Originally, the new relative pronoun whom (in its Middle English form hwām) functioned as the dative case form of who, used when the person in question is the indirect object of a verb or after prepositions like for. For direct objects, the accusative form hwone was used instead. So to early Middle English ears, the man for whom I baked a pie would be fine, while the man whom I baked in a pie would be objectionable (on grammatical as well as ethical grounds). Because nouns also had distinct nominative, dative and accusative forms, the wh- words would have posed no special difficulty for speakers. But as English lost distinct case forms for nouns, the pronoun system was also simplified, and the originally dative forms started to replace accusative forms, just as who is now replacing whom. This created a two-way opposition between subject and non-subject which is best preserved in our system of personal pronouns: we say he/she/they baked a pie, but I baked him/her/them (in) a pie.

Thus hwone disappeared the way of hine, the old accusative form of he. Without the support of a fully-functioning case system in the nouns, other case forms of pronouns were reinterpreted. Genitive pronouns like my and his were transformed into possessive adjectives (his pie is equivalent to the pie of him, but you can no longer say things like I thought his to mean ‘I thought of him’). The wh- words also used to have an instrumental case form, hwȳ, meaning ‘by/through what?’, which became an autonomous word why.

Although him and them are still going strong, whom has been experiencing a steady decline. Defenders of ‘whom’ will tell you that the rule for deciding whether to use who or whom is exactly the same as that for he and him, but outside the most formal English, whom is now mainly confined to fixed phrases like ‘to whom it may concern’. For many speakers, though, it has swapped its syntactic function for a sociolinguistic one by becoming merely a ‘posh’ variant of who: in the words of James Harding, creator of the ‘Whom’ Appreciation Society, “those who abandon ‘whom’ too soon will regret it when they next find themselves in need of sounding like a butler.”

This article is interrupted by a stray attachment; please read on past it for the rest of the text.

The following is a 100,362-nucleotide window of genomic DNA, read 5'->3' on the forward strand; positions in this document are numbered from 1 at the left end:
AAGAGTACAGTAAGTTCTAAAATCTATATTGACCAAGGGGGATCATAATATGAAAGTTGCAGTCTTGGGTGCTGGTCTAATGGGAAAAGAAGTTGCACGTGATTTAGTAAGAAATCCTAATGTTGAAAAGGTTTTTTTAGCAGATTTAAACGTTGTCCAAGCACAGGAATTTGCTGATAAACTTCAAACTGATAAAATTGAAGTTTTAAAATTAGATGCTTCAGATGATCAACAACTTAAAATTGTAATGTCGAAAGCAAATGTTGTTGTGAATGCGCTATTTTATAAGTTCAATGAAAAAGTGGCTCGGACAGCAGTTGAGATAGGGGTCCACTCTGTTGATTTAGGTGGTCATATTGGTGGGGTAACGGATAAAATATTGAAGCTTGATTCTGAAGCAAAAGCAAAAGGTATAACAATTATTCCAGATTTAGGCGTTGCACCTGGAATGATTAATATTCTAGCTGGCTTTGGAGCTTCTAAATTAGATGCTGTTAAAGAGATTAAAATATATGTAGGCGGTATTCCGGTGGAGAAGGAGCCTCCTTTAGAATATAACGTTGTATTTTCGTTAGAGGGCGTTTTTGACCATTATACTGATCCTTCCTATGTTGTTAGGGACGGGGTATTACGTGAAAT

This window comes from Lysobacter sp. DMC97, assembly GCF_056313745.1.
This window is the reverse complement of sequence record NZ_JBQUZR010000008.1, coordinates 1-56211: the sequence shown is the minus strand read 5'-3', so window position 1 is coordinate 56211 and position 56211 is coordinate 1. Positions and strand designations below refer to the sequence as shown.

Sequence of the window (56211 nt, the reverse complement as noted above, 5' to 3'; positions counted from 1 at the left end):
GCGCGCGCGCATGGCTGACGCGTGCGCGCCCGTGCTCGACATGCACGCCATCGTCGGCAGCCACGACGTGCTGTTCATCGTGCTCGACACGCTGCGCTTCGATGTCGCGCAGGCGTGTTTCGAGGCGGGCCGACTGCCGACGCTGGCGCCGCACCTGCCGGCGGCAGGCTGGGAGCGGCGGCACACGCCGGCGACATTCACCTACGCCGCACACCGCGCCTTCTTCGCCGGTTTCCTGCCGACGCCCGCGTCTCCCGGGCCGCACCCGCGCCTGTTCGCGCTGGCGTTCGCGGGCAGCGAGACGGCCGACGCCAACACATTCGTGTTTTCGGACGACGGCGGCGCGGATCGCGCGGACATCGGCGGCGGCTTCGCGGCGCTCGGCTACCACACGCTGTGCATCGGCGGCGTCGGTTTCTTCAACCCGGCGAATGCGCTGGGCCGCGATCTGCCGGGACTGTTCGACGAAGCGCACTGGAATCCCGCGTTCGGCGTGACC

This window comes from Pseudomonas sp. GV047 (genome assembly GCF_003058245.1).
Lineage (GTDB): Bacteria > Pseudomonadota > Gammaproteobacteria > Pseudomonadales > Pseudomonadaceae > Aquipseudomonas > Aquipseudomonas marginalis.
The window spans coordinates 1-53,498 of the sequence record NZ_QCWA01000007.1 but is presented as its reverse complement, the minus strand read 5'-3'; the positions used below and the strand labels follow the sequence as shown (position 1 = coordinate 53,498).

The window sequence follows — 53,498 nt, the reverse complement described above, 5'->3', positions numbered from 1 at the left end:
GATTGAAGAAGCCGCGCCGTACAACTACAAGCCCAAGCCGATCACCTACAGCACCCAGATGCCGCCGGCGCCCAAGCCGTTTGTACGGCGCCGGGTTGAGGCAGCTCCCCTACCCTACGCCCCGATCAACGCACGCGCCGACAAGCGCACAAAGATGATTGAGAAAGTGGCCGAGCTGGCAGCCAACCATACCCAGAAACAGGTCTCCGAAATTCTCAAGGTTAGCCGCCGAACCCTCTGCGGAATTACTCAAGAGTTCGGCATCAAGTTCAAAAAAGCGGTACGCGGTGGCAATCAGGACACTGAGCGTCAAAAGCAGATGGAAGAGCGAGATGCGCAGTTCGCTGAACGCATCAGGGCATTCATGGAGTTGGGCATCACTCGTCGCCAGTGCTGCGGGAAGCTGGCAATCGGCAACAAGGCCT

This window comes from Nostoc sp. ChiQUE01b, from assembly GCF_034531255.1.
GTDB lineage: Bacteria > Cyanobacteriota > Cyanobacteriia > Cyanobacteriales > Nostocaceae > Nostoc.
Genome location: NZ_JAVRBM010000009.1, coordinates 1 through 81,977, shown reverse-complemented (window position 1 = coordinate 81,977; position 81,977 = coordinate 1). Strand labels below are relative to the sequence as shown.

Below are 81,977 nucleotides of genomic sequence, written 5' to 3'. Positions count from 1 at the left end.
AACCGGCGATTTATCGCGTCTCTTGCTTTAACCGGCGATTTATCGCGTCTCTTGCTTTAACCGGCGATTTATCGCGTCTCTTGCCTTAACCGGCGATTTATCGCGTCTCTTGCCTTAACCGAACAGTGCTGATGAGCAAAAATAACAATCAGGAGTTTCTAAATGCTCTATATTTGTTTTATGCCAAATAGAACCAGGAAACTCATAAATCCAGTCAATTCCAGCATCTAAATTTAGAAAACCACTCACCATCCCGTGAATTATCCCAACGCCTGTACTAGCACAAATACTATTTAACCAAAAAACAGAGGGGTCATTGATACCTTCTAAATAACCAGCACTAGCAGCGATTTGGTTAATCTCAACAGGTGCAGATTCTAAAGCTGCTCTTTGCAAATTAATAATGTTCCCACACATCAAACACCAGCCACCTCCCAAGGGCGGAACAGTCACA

Language change across the lifespan

Language change across the lifespan

When I was asked if I could write a blog post, my first thought was “Well, I could do.” And I immediately did an internal double-take, as I had uttered something which, for me, should not be a possible English sentence. My North American English ear ought to reject this sort of orphaned “do” (“I could do”, “I will do”, “I should have done”, where North Americans would just leave it out), which struck me as some sort of diseased outgrowth when I first heard it in Britain some years ago. (For more information, see here.) After many years in the UK I believe I have retained my native pronunciation and native vocabulary — though sometimes just to be polite I stand “in a queue” rather than “on line” (as one does where I come from) — so why should my syntax change, of all things? It’s like I’ve kept up surface appearances (sound and words) but undergone some internal metamorphosis in my syntactic structures. Scary.

I’m certainly not alone in being a dialect contact situation, and watching my own language change in response to that. Is the way that it happened to me part of some general pattern? Or are other people affected differently, say, changing their pronunciation while jealously maintaining their syntax?